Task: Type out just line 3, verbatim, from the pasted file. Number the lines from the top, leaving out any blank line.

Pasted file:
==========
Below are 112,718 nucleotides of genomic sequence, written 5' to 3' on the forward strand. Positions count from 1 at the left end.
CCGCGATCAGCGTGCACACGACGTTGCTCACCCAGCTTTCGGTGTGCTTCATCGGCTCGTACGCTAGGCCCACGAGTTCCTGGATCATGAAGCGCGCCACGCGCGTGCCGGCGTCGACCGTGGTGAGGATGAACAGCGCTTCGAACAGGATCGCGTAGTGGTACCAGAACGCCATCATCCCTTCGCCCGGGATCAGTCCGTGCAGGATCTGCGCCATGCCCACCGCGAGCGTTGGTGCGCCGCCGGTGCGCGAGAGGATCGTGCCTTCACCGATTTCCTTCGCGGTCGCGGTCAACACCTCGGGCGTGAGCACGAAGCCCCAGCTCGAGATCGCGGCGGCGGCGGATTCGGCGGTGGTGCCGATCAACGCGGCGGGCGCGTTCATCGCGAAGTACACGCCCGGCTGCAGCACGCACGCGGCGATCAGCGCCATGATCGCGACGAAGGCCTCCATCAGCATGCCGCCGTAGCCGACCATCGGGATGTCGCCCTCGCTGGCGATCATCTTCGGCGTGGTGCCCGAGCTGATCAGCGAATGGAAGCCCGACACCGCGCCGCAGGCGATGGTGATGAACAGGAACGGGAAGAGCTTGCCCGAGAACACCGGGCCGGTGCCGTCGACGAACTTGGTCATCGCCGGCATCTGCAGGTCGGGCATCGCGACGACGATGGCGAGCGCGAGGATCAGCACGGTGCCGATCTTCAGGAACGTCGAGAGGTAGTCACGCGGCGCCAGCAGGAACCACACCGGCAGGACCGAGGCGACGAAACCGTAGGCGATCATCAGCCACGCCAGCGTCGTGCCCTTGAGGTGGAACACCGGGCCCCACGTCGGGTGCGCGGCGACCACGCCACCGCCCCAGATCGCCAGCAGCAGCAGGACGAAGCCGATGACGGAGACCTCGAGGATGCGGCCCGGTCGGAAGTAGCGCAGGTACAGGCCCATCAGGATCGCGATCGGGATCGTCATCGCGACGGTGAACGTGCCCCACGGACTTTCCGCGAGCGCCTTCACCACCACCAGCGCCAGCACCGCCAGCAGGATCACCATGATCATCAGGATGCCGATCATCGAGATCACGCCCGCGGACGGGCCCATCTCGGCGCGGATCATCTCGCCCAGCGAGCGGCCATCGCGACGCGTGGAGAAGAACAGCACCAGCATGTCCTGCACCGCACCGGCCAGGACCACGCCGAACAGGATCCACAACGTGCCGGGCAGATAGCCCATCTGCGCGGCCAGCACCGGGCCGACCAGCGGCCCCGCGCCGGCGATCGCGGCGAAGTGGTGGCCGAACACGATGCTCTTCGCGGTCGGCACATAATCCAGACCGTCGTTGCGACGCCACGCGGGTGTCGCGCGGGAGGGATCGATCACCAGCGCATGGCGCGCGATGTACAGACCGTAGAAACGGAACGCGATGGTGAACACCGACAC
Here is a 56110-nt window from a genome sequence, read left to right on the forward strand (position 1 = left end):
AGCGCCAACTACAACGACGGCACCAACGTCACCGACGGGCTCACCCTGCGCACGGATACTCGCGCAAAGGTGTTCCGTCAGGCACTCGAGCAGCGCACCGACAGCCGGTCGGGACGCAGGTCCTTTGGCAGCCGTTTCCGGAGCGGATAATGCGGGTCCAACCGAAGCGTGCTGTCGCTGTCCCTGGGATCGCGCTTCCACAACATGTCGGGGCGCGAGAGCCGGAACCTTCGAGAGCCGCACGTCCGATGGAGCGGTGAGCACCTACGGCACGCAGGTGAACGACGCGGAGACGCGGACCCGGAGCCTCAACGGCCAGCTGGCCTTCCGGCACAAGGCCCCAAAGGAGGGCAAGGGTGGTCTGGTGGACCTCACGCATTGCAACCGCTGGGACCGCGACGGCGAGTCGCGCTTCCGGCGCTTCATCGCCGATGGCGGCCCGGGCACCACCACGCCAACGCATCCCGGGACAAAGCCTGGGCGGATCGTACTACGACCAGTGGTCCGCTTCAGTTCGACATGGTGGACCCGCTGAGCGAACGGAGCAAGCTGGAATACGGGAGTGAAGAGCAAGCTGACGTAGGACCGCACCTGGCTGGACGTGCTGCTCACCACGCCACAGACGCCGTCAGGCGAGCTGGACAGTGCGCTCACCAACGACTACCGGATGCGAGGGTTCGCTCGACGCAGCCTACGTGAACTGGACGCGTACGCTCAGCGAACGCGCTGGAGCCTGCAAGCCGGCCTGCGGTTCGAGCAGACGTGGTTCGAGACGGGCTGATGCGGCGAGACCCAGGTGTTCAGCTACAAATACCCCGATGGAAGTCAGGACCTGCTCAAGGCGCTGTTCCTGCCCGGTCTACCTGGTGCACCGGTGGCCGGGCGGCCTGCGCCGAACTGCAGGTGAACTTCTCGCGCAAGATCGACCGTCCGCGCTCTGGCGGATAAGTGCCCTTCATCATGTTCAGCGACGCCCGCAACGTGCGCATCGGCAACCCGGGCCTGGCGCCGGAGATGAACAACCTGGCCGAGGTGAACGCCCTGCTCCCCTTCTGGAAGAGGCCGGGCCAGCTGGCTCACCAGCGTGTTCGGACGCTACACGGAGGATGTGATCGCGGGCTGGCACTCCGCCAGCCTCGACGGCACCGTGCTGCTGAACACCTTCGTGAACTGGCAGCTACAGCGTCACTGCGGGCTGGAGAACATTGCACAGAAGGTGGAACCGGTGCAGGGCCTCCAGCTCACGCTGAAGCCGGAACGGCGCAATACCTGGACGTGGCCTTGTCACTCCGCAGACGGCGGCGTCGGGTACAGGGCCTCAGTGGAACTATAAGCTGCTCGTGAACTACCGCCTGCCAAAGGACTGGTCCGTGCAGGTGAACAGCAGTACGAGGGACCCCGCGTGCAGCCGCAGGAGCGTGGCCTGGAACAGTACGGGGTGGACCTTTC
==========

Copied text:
Here is a 56110-nt window from a genome sequence, read left to right on the forward strand (position 1 = left end):